The municipality of the Dutch city of Utrecht recently announced two scientific experiments on cannabis policy. One experiment will be to set up a closed club model for adult recreational cannabis users. Cannabis smokers will grow their own marijuana in a cooperative, a move which would go against the government's drive to discourage coffee shops. The other experiment concerns treatment for people who are vulnerable to psychotic disorders.
The General Assembly of Cannabis Users Association Pannagh denounces the disproportionate intervention of the Municipal Police of Bilbao against the association and demands the immediate withdrawal of the charges against the three members who were arrested last Monday, in recognition of the fact that they have not committed any crime, taking into account that Pannagh carries out its activities according to the jurisprudence regarding the ’shared consumption’ such as has been approved by the Provincial Tribunal of Bizkaia in its decision to withdraw the prosecution that was opened by the municipal police in 2005.
On August 2, 2011 the Minister of Justice presented to the Committee on Social Affairs of the Greek Parliament the changes proposed by the legislative committee to reform the drug laws. The basic reforms of the law include: the decriminalization of drug use. The proposal considers drug use as an act of self-harm and has to be addressed by the legislator in the same way as dependence of tobacco or alcohol which are not less dangerous and harmful to health but are not considered as crime.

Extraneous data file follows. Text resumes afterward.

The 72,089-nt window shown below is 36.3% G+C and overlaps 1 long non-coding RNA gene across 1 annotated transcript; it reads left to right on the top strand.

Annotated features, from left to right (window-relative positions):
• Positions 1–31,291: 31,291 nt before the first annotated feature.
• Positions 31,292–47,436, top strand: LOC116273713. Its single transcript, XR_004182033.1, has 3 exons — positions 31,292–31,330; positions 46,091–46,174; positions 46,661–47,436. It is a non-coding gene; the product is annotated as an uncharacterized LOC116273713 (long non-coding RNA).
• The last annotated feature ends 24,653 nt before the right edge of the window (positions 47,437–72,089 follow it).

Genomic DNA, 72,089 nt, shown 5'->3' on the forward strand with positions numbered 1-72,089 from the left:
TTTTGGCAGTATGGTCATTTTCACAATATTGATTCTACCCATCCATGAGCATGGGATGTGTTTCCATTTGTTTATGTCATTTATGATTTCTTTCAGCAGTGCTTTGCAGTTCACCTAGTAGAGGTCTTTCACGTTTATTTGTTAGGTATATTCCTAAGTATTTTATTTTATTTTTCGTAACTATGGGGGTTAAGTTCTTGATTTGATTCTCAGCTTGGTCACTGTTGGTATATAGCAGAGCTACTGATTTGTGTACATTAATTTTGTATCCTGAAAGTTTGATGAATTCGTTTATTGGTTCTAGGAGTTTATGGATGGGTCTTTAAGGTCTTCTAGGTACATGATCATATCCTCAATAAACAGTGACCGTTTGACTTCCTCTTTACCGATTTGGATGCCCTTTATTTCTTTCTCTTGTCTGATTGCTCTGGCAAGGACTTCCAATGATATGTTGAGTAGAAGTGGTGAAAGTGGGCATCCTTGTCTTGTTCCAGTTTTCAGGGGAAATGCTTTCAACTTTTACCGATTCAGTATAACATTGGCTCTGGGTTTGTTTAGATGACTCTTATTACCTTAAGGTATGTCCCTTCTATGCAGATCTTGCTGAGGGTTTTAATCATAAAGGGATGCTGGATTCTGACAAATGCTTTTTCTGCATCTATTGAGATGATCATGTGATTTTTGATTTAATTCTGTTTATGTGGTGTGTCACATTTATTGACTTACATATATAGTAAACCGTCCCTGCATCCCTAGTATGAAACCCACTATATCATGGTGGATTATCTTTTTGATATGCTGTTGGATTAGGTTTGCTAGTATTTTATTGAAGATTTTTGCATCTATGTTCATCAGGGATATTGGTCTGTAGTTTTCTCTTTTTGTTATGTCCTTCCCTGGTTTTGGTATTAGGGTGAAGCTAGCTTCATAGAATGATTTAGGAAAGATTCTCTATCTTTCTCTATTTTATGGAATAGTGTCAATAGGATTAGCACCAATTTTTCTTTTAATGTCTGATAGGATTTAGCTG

Intercambios Civil Association and the Social Sciences School of the University of Buenos Aires launched the book “Encarcelamientos por delitos relacionados con estupefacientes en Argentina” (Imprisonment for drugs related offenses in Argentina) by Alejandro Corda on the 29th of August, 2011.
The organisers of a Czech petition for the legalisation of cannabis in medical treatment have asked Prime Minister Petr Necas to support the relevant changes in legislation. The petition committee, including doctors, patients and scientists, recalls that it does not seek the legalisation of marijuana for recreational use. Since its launch on August 16, the petition has been signed by almost 5,000 people.
The Czech Ministry of Health has indicated that it will take marijuana off the list of banned substances and allow it to be prescribed by doctors for its medical effects. “By the end of this year we will submit to parliament an amended law on addictive substances which will move marihuana from the list of banned substances to the list of those which can be prescribed,” Deputy Health Minister Martin Plíšek pledged.